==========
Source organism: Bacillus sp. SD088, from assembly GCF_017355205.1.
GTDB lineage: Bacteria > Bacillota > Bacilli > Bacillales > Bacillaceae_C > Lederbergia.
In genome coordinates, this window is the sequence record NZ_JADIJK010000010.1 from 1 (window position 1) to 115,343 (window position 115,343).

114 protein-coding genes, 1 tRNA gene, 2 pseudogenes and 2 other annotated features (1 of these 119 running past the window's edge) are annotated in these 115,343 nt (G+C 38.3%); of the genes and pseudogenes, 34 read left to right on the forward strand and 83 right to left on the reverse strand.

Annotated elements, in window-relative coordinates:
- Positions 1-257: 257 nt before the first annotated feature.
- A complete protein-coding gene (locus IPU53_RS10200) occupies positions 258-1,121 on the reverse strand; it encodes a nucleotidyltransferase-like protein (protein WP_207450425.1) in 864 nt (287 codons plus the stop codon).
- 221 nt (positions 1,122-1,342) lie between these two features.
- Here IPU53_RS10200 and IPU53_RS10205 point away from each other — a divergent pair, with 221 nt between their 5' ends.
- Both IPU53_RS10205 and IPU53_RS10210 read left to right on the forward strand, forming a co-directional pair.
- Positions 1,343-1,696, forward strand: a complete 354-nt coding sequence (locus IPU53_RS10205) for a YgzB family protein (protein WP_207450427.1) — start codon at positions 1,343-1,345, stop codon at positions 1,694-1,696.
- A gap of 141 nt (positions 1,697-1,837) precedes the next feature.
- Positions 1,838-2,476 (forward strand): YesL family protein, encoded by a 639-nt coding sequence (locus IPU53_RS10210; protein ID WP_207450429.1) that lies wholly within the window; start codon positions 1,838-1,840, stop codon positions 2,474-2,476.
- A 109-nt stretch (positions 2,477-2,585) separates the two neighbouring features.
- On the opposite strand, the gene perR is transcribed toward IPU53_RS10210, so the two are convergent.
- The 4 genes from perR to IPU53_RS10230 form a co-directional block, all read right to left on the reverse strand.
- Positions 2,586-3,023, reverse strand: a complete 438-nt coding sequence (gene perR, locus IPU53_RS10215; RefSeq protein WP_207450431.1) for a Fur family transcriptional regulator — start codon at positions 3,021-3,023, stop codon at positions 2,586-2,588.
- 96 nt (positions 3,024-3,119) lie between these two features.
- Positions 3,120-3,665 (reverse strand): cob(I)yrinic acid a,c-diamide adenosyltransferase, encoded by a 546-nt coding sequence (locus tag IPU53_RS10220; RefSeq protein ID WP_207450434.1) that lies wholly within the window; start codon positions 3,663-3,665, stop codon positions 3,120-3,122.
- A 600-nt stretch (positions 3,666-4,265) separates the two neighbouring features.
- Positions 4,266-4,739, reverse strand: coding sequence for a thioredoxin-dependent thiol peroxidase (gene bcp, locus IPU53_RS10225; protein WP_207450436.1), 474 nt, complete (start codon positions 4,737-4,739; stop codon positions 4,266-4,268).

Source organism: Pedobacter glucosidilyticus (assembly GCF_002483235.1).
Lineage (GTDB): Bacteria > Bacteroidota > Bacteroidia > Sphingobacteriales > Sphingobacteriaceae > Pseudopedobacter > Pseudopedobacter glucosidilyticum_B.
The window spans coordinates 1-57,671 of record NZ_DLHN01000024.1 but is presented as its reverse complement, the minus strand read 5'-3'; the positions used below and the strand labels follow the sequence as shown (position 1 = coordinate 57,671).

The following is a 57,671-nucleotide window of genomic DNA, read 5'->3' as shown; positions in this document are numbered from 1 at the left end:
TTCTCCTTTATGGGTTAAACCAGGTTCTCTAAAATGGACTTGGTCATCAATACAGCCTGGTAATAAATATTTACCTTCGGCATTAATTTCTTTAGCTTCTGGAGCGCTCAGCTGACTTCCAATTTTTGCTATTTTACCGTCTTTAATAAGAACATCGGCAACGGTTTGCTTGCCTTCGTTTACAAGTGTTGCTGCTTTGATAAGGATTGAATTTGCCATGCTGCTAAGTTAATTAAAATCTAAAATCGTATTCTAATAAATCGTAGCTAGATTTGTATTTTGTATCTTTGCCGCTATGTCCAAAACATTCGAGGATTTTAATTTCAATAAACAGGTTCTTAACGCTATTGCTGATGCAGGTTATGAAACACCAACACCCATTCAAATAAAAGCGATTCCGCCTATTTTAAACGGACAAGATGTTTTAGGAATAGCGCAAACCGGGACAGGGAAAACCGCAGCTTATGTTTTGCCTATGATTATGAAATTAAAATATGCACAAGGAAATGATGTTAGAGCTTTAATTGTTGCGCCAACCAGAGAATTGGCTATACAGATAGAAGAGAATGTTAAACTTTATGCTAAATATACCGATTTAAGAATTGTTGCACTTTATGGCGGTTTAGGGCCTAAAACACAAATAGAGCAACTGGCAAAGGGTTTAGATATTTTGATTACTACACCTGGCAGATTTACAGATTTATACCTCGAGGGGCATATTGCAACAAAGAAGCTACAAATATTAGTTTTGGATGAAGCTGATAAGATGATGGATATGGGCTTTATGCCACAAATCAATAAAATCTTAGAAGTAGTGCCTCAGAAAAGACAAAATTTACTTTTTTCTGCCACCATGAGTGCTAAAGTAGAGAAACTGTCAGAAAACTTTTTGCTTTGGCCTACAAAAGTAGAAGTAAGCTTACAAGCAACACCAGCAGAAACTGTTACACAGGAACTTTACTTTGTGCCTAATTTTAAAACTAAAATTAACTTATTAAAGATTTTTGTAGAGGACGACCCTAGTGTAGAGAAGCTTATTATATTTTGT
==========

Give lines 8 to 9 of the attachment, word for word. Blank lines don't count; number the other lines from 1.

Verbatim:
- 221 nt (positions 1,122-1,342) lie between these two features.
- Here IPU53_RS10200 and IPU53_RS10205 point away from each other — a divergent pair, with 221 nt between their 5' ends.